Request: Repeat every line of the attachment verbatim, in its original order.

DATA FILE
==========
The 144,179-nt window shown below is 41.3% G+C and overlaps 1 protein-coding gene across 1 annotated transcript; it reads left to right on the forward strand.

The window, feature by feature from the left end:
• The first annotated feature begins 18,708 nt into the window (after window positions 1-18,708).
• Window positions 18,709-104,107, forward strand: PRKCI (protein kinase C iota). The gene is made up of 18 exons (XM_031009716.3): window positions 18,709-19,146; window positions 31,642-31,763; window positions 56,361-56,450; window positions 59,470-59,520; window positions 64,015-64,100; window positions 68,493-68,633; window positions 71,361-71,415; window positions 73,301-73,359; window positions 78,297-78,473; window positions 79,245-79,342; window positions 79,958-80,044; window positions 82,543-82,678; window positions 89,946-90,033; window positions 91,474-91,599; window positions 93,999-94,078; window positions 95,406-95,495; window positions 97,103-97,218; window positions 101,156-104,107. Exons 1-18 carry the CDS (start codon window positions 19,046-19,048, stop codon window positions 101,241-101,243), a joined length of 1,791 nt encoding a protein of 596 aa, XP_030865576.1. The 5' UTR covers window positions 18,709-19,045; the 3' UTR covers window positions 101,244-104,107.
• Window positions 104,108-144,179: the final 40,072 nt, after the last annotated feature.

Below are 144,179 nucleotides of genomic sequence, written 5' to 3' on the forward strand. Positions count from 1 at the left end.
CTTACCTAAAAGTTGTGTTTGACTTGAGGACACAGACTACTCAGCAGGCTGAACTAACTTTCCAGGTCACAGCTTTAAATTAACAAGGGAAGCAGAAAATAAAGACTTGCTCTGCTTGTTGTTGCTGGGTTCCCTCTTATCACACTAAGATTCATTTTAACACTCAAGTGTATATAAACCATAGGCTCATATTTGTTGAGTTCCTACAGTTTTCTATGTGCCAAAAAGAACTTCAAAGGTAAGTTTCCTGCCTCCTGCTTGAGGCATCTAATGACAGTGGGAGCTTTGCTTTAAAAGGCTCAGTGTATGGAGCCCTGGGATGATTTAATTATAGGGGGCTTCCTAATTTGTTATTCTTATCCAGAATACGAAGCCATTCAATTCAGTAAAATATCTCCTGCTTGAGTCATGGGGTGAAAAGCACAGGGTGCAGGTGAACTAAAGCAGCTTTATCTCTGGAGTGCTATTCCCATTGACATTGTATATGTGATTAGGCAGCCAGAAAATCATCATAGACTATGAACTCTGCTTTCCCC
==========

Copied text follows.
The 144,179-nt window shown below is 41.3% G+C and overlaps 1 protein-coding gene across 1 annotated transcript; it reads left to right on the forward strand.

The window, feature by feature from the left end:
• The first annotated feature begins 18,708 nt into the window (after window positions 1-18,708).
• Window positions 18,709-104,107, forward strand: PRKCI (protein kinase C iota). The gene is made up of 18 exons (XM_031009716.3): window positions 18,709-19,146; window positions 31,642-31,763; window positions 56,361-56,450; window positions 59,470-59,520; window positions 64,015-64,100; window positions 68,493-68,633; window positions 71,361-71,415; window positions 73,301-73,359; window positions 78,297-78,473; window positions 79,245-79,342; window positions 79,958-80,044; window positions 82,543-82,678; window positions 89,946-90,033; window positions 91,474-91,599; window positions 93,999-94,078; window positions 95,406-95,495; window positions 97,103-97,218; window positions 101,156-104,107. Exons 1-18 carry the CDS (start codon window positions 19,046-19,048, stop codon window positions 101,241-101,243), a joined length of 1,791 nt encoding a protein of 596 aa, XP_030865576.1. The 5' UTR covers window positions 18,709-19,045; the 3' UTR covers window positions 101,244-104,107.
• Window positions 104,108-144,179: the final 40,072 nt, after the last annotated feature.

Below are 144,179 nucleotides of genomic sequence, written 5' to 3' on the forward strand. Positions count from 1 at the left end.
CTTACCTAAAAGTTGTGTTTGACTTGAGGACACAGACTACTCAGCAGGCTGAACTAACTTTCCAGGTCACAGCTTTAAATTAACAAGGGAAGCAGAAAATAAAGACTTGCTCTGCTTGTTGTTGCTGGGTTCCCTCTTATCACACTAAGATTCATTTTAACACTCAAGTGTATATAAACCATAGGCTCATATTTGTTGAGTTCCTACAGTTTTCTATGTGCCAAAAAGAACTTCAAAGGTAAGTTTCCTGCCTCCTGCTTGAGGCATCTAATGACAGTGGGAGCTTTGCTTTAAAAGGCTCAGTGTATGGAGCCCTGGGATGATTTAATTATAGGGGGCTTCCTAATTTGTTATTCTTATCCAGAATACGAAGCCATTCAATTCAGTAAAATATCTCCTGCTTGAGTCATGGGGTGAAAAGCACAGGGTGCAGGTGAACTAAAGCAGCTTTATCTCTGGAGTGCTATTCCCATTGACATTGTATATGTGATTAGGCAGCCAGAAAATCATCATAGACTATGAACTCTGCTTTCCCC